Saturday, 16 April 2011

Highland Spring Day One - Capercaillie & Black Grouse

The epic Highland adventure started sometime around Friday night. The purpose of the trip was to locate most of the speciality bird species during a relaxing three days based around the Abernethy Forest. I was determined not to be tempted away from the area by the lure of White-billed Divers, a drake King Eider and a young Bonaparte's Gull which had all appeared in the north of Scotland recently. This long journey north would be based around appreciating the resident wildlife that this unique region of Scotland had to offer us. We nearly failed at the first hurdle though when a female Red Deer suddenly appeared out of the darkness standing astride the white line on the A9 near Pitlochry. Thankfully I managed to swerve a little and miss the suicidal beast by a few centimetres. The rest of the journey was made at a cautionary snail's pace!

We finally rolled into an empty car park at Loch Garten RSPB at around 4.00am and promptly settled down for a quick power nap. Unfortunately my sojourn into slumberland went far too deep and the sleeping session continued way past first light. We awoke to a scene reminiscent of an overcast Bank Holiday Monday at Alton Towers. The car park was pretty full which meant that a whole load of 'Caperphiles' had jumped the queue in front of us. As we arrived at the famous hide we were faced with the usual tourists scurrying around in an attempt to see a distant giant grouse or two. Luckily a kindly RSPB fellow spotted us arrive and beckoned us over to his scope where a couple of female Capercaillie could be seen perched up in a twisted pine tree. This was way too easy!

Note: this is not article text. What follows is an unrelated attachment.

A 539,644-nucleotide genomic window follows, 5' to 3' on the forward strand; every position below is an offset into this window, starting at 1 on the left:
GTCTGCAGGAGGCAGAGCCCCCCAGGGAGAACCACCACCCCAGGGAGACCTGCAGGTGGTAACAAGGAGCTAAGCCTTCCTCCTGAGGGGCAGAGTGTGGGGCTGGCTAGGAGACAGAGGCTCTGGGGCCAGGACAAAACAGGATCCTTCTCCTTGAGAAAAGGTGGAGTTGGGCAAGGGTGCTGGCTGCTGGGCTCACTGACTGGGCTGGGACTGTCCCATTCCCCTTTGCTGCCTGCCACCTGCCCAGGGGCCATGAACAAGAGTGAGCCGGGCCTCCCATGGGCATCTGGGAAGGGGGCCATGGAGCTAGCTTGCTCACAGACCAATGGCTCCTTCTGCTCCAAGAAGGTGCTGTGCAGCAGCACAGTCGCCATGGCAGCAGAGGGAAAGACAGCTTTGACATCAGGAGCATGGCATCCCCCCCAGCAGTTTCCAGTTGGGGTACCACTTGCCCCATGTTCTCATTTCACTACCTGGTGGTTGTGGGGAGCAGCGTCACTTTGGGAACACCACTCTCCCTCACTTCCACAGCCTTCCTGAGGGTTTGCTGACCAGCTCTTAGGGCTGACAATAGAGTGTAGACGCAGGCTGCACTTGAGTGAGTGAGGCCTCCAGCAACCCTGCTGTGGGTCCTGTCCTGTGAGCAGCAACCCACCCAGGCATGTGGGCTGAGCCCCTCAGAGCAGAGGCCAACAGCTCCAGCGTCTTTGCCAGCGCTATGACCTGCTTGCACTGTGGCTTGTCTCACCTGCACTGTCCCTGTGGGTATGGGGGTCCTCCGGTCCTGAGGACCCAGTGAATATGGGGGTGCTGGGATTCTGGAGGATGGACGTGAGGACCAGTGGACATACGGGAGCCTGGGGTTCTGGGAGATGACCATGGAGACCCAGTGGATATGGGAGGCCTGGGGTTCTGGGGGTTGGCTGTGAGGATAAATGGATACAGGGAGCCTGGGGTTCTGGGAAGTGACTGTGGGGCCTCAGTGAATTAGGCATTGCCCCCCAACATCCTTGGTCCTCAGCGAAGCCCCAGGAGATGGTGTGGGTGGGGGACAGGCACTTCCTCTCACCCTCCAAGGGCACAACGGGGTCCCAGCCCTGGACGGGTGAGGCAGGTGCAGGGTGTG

As the crowds dispersed we at last managed to find a window to peer through. Another three male Capercaillie were quickly located but as usual they were all pretty distant and largely obscured. I then turned my attentions to the more entertaining support act of the Osprey pair called 'EJ and Odin'. 'EJ' had laid her first egg just 48 hours before so she tended to sit tight on the nest whilst her partner made the occasional appearance nearby. Hungry for more Tetraoninae action we then made our way out of the forest and out onto a nearby area of moorland.

Tulloch Moor, Highlands

In order to curb disturbance at this site a few of the local conservation organisations have combined to build a bit of a viewing screen at this well known site. As we approached we could just about hear the distinctive bubbling and crackling of a male Black Grouse breaking through the early morning drizzle. Almost immediately I picked up a minimum of three males at the lek and promptly did my bit for European relations by putting a tall Dutch guy onto the birds. If the male Capercaillie is the heavyweight Mike Tyson of the Grouse world then the Black Grouse has to be the flamboyant Freddie Mercury. It is puzzling to imagine why female Black Grouse would be turned on by the camp display of the limp wing tips and the protruding white arse of the male. Other than a pair of Goldeneye, a calling Red Grouse, the odd Curlew and a plethora of Meadow Pipits the bleak habitat failed to provide much more so we decided to take shelter from the rain and switch locations.